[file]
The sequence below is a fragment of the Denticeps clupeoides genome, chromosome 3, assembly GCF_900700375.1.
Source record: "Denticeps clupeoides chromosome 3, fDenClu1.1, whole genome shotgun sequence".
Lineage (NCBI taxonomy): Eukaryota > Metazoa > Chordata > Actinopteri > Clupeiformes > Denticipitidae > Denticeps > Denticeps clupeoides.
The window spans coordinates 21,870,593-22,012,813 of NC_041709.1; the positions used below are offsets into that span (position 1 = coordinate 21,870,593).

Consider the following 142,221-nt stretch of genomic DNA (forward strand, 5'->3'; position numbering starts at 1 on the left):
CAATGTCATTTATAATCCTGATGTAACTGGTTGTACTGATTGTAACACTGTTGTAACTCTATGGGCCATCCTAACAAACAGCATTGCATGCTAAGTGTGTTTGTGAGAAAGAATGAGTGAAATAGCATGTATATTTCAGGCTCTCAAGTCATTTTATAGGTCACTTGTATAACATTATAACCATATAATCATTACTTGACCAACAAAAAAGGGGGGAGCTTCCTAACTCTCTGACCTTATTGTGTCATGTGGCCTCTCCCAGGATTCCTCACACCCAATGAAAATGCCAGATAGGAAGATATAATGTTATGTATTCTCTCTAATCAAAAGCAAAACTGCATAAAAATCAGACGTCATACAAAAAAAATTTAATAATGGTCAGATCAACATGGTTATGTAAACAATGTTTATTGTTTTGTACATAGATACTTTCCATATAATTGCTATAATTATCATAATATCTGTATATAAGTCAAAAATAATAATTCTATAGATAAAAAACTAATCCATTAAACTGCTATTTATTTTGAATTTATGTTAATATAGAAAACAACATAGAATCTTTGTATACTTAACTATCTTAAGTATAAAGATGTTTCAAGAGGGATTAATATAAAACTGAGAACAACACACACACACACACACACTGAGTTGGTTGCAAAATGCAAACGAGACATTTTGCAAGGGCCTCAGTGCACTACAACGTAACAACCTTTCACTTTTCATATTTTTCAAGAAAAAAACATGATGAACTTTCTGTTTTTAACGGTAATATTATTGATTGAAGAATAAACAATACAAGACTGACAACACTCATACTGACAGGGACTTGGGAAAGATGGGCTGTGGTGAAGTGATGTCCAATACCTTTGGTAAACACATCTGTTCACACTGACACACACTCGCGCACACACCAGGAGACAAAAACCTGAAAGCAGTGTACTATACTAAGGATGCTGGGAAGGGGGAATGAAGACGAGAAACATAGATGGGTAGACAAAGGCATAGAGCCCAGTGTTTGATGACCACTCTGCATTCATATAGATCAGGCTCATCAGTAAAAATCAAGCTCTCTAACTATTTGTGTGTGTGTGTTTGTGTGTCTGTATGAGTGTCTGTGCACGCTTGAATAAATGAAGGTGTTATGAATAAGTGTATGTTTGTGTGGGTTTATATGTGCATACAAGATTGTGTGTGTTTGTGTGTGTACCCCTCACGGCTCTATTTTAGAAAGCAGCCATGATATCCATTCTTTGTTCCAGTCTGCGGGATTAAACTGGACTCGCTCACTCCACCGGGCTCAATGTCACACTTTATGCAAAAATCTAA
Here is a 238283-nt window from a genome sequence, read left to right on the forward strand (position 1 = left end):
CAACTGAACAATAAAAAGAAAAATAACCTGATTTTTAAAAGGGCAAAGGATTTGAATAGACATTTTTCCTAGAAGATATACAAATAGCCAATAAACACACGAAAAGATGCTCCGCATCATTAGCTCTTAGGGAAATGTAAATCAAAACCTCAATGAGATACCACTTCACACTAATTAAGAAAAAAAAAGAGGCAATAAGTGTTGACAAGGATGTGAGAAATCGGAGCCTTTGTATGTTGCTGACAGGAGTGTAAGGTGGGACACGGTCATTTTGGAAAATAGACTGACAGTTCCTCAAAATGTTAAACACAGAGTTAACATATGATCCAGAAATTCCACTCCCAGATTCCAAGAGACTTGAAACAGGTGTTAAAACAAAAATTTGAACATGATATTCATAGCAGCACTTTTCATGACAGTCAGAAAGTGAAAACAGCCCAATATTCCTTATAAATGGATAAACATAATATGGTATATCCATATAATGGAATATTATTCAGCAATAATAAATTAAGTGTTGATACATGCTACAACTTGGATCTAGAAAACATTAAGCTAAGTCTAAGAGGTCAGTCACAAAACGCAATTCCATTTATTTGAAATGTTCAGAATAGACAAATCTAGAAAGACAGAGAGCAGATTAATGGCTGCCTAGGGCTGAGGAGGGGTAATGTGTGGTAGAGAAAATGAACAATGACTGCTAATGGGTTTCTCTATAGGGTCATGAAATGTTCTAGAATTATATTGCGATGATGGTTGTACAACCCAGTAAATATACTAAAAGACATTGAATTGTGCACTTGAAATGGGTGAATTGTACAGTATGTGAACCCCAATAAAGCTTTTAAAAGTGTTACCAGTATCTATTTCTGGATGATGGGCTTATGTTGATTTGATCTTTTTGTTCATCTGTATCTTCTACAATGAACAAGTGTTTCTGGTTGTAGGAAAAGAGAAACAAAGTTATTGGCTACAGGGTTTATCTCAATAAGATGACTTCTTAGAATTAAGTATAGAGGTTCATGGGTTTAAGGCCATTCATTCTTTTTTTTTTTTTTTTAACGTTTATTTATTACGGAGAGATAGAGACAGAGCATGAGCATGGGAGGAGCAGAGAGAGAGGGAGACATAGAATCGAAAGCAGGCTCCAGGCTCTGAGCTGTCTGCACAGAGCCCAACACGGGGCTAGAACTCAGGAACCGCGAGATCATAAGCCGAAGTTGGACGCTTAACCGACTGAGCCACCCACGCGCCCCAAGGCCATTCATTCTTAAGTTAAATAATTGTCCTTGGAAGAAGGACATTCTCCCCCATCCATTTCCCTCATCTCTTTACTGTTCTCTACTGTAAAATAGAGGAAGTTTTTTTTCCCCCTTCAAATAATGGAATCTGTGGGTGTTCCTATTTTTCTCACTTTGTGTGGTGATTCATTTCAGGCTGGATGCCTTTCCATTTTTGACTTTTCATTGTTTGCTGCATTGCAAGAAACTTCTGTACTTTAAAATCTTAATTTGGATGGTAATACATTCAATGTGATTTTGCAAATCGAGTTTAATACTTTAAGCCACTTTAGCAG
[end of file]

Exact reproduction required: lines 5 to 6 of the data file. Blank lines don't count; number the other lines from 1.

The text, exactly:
Consider the following 142,221-nt stretch of genomic DNA (forward strand, 5'->3'; position numbering starts at 1 on the left):
CAATGTCATTTATAATCCTGATGTAACTGGTTGTACTGATTGTAACACTGTTGTAACTCTATGGGCCATCCTAACAAACAGCATTGCATGCTAAGTGTGTTTGTGAGAAAGAATGAGTGAAATAGCATGTATATTTCAGGCTCTCAAGTCATTTTATAGGTCACTTGTATAACATTATAACCATATAATCATTACTTGACCAACAAAAAAGGGGGGAGCTTCCTAACTCTCTGACCTTATTGTGTCATGTGGCCTCTCCCAGGATTCCTCACACCCAATGAAAATGCCAGATAGGAAGATATAATGTTATGTATTCTCTCTAATCAAAAGCAAAACTGCATAAAAATCAGACGTCATACAAAAAAAATTTAATAATGGTCAGATCAACATGGTTATGTAAACAATGTTTATTGTTTTGTACATAGATACTTTCCATATAATTGCTATAATTATCATAATATCTGTATATAAGTCAAAAATAATAATTCTATAGATAAAAAACTAATCCATTAAACTGCTATTTATTTTGAATTTATGTTAATATAGAAAACAACATAGAATCTTTGTATACTTAACTATCTTAAGTATAAAGATGTTTCAAGAGGGATTAATATAAAACTGAGAACAACACACACACACACACACACTGAGTTGGTTGCAAAATGCAAACGAGACATTTTGCAAGGGCCTCAGTGCACTACAACGTAACAACCTTTCACTTTTCATATTTTTCAAGAAAAAAACATGATGAACTTTCTGTTTTTAACGGTAATATTATTGATTGAAGAATAAACAATACAAGACTGACAACACTCATACTGACAGGGACTTGGGAAAGATGGGCTGTGGTGAAGTGATGTCCAATACCTTTGGTAAACACATCTGTTCACACTGACACACACTCGCGCACACACCAGGAGACAAAAACCTGAAAGCAGTGTACTATACTAAGGATGCTGGGAAGGGGGAATGAAGACGAGAAACATAGATGGGTAGACAAAGGCATAGAGCCCAGTGTTTGATGACCACTCTGCATTCATATAGATCAGGCTCATCAGTAAAAATCAAGCTCTCTAACTATTTGTGTGTGTGTGTTTGTGTGTCTGTATGAGTGTCTGTGCACGCTTGAATAAATGAAGGTGTTATGAATAAGTGTATGTTTGTGTGGGTTTATATGTGCATACAAGATTGTGTGTGTTTGTGTGTGTACCCCTCACGGCTCTATTTTAGAAAGCAGCCATGATATCCATTCTTTGTTCCAGTCTGCGGGATTAAACTGGACTCGCTCACTCCACCGGGCTCAATGTCACACTTTATGCAAAAATCTAA